For the first time in Mike McCarthy’s coaching career, he will be working for someone who didn’t hire him.
McCarthy was hired as the Packers head coach by Ted Thompson in 2006. Thompson was in his second year as the Packers general manager and had previously worked in Green Bay’s front office from 1992-2000. The Packers announced this week Thompson, 64, was resigning as the team’s GM and would be a senior advisor to football operations.
The Packers are now in the process of finding a new GM and McCarthy will provide input to ensure he can work with whomever team president Mark Murphy hires.
“It’s fit. I’m very comfortable with where I am in my career,” McCarthy said Thursday during his season-ending press conference. “Frankly, I’m more concentrated on the fit of the GM. And fit is a two-way street. It has to fit together.
“It has to be a partnership. I go back to Ted Thompson’s opening press conference and he talked about partnership. We had a hell of a partnership for 12 years.”
McCarthy said Thursday his team didn’t meet the expectations set in Green Bay, but he wasn’t going to use multiple injuries, especially to MVP quarterback Aaron Rodgers, as an excuse. Backup Brett Hundley struggled, but McCarthy cited 13 drops over a two-game period for Hundley’s lack of success.
“We did not play to the standard of the Green Bay Packers despite losing our best player,” McCarthy said. “We’ve going to evaluate every aspect of the football operations.”
While Murphy will ultimately make the decision on a new general manager, McCarthy “cleaned house” with his coaching staff after the Packers went 7-9 and missed the playoffs for the first time since 2008. Offensive coordinator Edgar Bennett, a Packers running back from 1992-97, and longtime defensive coordinator Dom Capers were both dismissed.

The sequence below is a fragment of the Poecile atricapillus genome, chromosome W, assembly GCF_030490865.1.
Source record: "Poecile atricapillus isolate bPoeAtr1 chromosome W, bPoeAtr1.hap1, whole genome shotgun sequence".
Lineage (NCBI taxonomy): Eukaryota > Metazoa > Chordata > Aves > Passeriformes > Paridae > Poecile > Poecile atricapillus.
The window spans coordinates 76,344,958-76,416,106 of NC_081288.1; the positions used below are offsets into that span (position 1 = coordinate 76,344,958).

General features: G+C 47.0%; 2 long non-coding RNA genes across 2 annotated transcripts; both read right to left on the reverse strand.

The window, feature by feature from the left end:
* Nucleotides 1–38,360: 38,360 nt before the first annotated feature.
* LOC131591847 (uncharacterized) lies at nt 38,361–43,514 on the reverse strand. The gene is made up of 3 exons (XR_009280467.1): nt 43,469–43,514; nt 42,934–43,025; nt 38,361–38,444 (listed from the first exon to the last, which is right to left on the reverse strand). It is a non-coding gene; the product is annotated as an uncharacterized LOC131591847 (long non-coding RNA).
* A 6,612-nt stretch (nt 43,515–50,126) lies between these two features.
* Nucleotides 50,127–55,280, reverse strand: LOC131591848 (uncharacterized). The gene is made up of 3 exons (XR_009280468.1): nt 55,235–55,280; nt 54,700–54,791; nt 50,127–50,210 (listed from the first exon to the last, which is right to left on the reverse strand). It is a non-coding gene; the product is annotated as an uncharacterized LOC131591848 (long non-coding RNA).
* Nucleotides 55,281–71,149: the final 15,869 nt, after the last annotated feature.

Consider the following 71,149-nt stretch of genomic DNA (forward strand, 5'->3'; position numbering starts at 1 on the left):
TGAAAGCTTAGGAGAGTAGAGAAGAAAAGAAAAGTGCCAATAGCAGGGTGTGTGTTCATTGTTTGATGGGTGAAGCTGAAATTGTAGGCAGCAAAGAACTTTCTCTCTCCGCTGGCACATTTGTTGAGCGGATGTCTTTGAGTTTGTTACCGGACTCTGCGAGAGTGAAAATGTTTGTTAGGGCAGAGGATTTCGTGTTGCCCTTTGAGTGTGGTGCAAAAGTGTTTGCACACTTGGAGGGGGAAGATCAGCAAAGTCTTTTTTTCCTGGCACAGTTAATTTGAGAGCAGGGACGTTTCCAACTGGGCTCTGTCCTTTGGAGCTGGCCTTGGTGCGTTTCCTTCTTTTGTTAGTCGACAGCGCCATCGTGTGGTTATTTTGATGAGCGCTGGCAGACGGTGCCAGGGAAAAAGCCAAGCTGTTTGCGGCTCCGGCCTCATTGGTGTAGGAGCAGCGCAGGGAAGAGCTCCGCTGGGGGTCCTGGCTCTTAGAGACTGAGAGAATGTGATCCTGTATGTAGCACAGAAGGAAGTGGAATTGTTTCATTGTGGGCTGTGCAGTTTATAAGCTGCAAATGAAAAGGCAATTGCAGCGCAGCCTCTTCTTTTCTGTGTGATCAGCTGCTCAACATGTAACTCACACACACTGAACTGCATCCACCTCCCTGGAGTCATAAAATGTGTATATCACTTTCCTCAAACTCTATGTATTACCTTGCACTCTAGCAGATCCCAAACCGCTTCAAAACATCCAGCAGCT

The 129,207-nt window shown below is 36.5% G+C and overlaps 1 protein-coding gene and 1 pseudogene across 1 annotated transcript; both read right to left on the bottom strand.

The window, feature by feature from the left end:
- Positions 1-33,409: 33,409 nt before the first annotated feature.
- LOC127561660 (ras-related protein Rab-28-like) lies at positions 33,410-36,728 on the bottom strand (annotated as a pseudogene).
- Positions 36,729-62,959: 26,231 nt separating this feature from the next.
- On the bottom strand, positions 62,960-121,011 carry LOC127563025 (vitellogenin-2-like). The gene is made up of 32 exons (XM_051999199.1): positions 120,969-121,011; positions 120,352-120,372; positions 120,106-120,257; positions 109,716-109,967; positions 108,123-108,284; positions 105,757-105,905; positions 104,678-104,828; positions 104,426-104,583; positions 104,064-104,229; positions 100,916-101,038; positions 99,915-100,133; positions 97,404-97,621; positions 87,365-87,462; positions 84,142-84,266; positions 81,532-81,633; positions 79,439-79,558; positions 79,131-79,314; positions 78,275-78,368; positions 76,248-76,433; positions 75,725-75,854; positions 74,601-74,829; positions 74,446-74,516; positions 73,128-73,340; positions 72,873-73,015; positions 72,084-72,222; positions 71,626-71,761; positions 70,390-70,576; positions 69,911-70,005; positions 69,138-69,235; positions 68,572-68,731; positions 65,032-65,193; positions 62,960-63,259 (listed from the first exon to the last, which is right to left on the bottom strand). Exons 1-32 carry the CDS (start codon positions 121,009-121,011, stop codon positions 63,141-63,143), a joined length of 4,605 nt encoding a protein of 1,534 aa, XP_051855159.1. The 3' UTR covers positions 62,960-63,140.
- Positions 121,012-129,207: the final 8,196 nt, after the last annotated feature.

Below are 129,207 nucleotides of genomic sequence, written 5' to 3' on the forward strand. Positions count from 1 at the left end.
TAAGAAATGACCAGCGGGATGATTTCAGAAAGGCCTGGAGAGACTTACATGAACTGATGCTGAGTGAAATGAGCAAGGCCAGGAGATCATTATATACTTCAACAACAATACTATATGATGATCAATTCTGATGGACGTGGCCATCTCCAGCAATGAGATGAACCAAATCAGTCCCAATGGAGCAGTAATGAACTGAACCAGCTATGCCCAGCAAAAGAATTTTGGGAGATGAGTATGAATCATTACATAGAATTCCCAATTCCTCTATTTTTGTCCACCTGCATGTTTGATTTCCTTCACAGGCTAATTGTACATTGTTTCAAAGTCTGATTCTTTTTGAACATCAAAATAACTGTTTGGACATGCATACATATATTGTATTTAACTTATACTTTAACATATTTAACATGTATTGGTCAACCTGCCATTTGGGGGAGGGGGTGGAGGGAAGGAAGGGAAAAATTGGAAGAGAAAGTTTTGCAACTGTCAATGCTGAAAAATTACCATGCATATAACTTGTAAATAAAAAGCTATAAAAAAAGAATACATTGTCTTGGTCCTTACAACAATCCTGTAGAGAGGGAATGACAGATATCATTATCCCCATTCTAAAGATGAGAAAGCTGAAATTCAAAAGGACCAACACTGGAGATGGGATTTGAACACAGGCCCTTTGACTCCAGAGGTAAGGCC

The Packers also fired several assistants and did not renew the contract of quarterbacks coach Alex Van Pelt. McCarthy said hiring two new coordinators would be a priority because it’s “important for coordinators to be involved in the hiring of every assistant coach.”
While the Packers plan to interview current defensive assistants Winston Moss, Joe Whitt Jr., and Darren Perry to replace Capers, McCarthy said it’s more likely the replacements for both Capers and Bennett will be from outside the organization.
Regardless of the coaching staff changes, there will be a lot of pressure on the new general manager. The Packers will start by interviewing three men already with the organization — director of football operations Eliot Wolf, director of player personnel Brian Gutekunst, and director of football administration and player finance Russ Ball, who is affectionately known as Green Bay’s “salary cap guru.”
There could be interest in Raiders GM Reggie McKenzie, who spent 17 years as a Packers executive before getting the Oakland job in 2012, and Seahawks general manager John Schneider, a Green Bay native who cut his teeth as a Packers scout from 1993-96 before working in the front office from 2002-09.
McCarthy said the Packers “need to have the most competitive roster” in the league.
“Continuing success is the hardest thing in this league and the hardest thing in life,” the coach said. “It’s my responsibility to make sure we get better and get back to that.”